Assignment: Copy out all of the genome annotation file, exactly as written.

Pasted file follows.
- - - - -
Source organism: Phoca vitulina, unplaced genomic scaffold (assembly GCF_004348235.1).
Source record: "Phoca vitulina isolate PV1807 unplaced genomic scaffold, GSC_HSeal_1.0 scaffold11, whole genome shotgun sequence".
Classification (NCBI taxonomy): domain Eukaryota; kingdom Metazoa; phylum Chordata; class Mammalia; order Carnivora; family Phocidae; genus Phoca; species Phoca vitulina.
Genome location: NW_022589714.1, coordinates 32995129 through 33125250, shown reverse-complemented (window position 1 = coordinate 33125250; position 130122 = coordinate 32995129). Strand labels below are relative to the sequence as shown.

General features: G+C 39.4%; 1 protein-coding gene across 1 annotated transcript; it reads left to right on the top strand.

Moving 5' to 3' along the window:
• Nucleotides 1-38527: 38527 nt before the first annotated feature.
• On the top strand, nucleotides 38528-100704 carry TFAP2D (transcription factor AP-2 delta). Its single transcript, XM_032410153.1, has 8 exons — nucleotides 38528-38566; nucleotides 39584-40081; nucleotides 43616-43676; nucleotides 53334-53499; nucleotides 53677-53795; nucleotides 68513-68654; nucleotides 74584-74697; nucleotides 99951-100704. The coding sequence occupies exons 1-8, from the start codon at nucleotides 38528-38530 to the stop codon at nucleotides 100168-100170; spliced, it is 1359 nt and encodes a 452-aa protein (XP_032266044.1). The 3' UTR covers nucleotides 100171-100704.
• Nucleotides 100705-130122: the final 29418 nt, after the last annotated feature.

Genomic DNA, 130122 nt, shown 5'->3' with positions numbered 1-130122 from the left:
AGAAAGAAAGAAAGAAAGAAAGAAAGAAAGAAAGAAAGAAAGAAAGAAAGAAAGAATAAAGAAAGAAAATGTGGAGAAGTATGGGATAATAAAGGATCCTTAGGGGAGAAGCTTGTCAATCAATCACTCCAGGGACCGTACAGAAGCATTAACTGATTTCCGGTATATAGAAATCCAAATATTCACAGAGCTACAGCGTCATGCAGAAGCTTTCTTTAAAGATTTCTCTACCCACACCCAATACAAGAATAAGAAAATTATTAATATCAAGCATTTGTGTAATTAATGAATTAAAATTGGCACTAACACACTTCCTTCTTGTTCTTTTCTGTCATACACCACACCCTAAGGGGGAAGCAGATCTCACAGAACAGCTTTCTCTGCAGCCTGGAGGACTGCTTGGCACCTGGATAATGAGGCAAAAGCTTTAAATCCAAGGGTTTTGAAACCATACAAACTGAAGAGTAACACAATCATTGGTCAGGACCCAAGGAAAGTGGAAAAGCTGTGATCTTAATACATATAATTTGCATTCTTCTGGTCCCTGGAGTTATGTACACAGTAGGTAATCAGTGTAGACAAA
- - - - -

Source organism: Phoca vitulina, unplaced genomic scaffold (assembly GCF_004348235.1).
Source record: "Phoca vitulina isolate PV1807 unplaced genomic scaffold, GSC_HSeal_1.0 scaffold11, whole genome shotgun sequence".
Classification (NCBI taxonomy): domain Eukaryota; kingdom Metazoa; phylum Chordata; class Mammalia; order Carnivora; family Phocidae; genus Phoca; species Phoca vitulina.
Genome location: NW_022589714.1, coordinates 32995129 through 33125250, shown reverse-complemented (window position 1 = coordinate 33125250; position 130122 = coordinate 32995129). Strand labels below are relative to the sequence as shown.

General features: G+C 39.4%; 1 protein-coding gene across 1 annotated transcript; it reads left to right on the top strand.

Moving 5' to 3' along the window:
• Nucleotides 1-38527: 38527 nt before the first annotated feature.
• On the top strand, nucleotides 38528-100704 carry TFAP2D (transcription factor AP-2 delta). Its single transcript, XM_032410153.1, has 8 exons — nucleotides 38528-38566; nucleotides 39584-40081; nucleotides 43616-43676; nucleotides 53334-53499; nucleotides 53677-53795; nucleotides 68513-68654; nucleotides 74584-74697; nucleotides 99951-100704. The coding sequence occupies exons 1-8, from the start codon at nucleotides 38528-38530 to the stop codon at nucleotides 100168-100170; spliced, it is 1359 nt and encodes a 452-aa protein (XP_032266044.1). The 3' UTR covers nucleotides 100171-100704.
• Nucleotides 100705-130122: the final 29418 nt, after the last annotated feature.

Genomic DNA, 130122 nt, shown 5'->3' with positions numbered 1-130122 from the left:
AGAAAGAAAGAAAGAAAGAAAGAAAGAAAGAAAGAAAGAAAGAAAGAAAGAAAGAATAAAGAAAGAAAATGTGGAGAAGTATGGGATAATAAAGGATCCTTAGGGGAGAAGCTTGTCAATCAATCACTCCAGGGACCGTACAGAAGCATTAACTGATTTCCGGTATATAGAAATCCAAATATTCACAGAGCTACAGCGTCATGCAGAAGCTTTCTTTAAAGATTTCTCTACCCACACCCAATACAAGAATAAGAAAATTATTAATATCAAGCATTTGTGTAATTAATGAATTAAAATTGGCACTAACACACTTCCTTCTTGTTCTTTTCTGTCATACACCACACCCTAAGGGGGAAGCAGATCTCACAGAACAGCTTTCTCTGCAGCCTGGAGGACTGCTTGGCACCTGGATAATGAGGCAAAAGCTTTAAATCCAAGGGTTTTGAAACCATACAAACTGAAGAGTAACACAATCATTGGTCAGGACCCAAGGAAAGTGGAAAAGCTGTGATCTTAATACATATAATTTGCATTCTTCTGGTCCCTGGAGTTATGTACACAGTAGGTAATCAGTGTAGACAAA